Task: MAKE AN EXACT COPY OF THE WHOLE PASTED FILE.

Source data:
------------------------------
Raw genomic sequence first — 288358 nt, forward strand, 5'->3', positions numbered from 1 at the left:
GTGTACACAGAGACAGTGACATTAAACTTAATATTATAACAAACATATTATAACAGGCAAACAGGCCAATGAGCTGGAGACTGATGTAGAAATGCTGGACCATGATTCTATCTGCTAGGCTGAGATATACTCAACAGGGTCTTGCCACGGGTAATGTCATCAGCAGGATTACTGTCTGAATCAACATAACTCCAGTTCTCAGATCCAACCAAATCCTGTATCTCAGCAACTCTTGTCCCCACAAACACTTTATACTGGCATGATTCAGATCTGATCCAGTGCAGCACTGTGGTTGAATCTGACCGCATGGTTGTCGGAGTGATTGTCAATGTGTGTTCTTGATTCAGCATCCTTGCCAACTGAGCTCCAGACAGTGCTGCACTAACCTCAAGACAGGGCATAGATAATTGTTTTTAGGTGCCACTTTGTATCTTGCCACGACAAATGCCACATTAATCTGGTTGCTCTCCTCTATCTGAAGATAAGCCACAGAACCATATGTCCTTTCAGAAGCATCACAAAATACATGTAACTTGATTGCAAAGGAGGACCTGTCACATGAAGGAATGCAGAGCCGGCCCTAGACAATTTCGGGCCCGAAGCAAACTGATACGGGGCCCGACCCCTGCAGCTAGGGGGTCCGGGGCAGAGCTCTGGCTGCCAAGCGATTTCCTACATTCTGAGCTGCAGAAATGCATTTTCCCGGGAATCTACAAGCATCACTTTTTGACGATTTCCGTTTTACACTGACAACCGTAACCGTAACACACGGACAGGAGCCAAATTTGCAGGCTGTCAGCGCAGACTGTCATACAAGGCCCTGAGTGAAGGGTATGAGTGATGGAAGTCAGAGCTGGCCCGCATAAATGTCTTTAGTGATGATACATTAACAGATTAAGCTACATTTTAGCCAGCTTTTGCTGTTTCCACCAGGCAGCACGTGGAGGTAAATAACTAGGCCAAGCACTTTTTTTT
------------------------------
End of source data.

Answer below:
Raw genomic sequence first — 288358 nt, forward strand, 5'->3', positions numbered from 1 at the left:
GTGTACACAGAGACAGTGACATTAAACTTAATATTATAACAAACATATTATAACAGGCAAACAGGCCAATGAGCTGGAGACTGATGTAGAAATGCTGGACCATGATTCTATCTGCTAGGCTGAGATATACTCAACAGGGTCTTGCCACGGGTAATGTCATCAGCAGGATTACTGTCTGAATCAACATAACTCCAGTTCTCAGATCCAACCAAATCCTGTATCTCAGCAACTCTTGTCCCCACAAACACTTTATACTGGCATGATTCAGATCTGATCCAGTGCAGCACTGTGGTTGAATCTGACCGCATGGTTGTCGGAGTGATTGTCAATGTGTGTTCTTGATTCAGCATCCTTGCCAACTGAGCTCCAGACAGTGCTGCACTAACCTCAAGACAGGGCATAGATAATTGTTTTTAGGTGCCACTTTGTATCTTGCCACGACAAATGCCACATTAATCTGGTTGCTCTCCTCTATCTGAAGATAAGCCACAGAACCATATGTCCTTTCAGAAGCATCACAAAATACATGTAACTTGATTGCAAAGGAGGACCTGTCACATGAAGGAATGCAGAGCCGGCCCTAGACAATTTCGGGCCCGAAGCAAACTGATACGGGGCCCGACCCCTGCAGCTAGGGGGTCCGGGGCAGAGCTCTGGCTGCCAAGCGATTTCCTACATTCTGAGCTGCAGAAATGCATTTTCCCGGGAATCTACAAGCATCACTTTTTGACGATTTCCGTTTTACACTGACAACCGTAACCGTAACACACGGACAGGAGCCAAATTTGCAGGCTGTCAGCGCAGACTGTCATACAAGGCCCTGAGTGAAGGGTATGAGTGATGGAAGTCAGAGCTGGCCCGCATAAATGTCTTTAGTGATGATACATTAACAGATTAAGCTACATTTTAGCCAGCTTTTGCTGTTTCCACCAGGCAGCACGTGGAGGTAAATAACTAGGCCAAGCACTTTTTTTT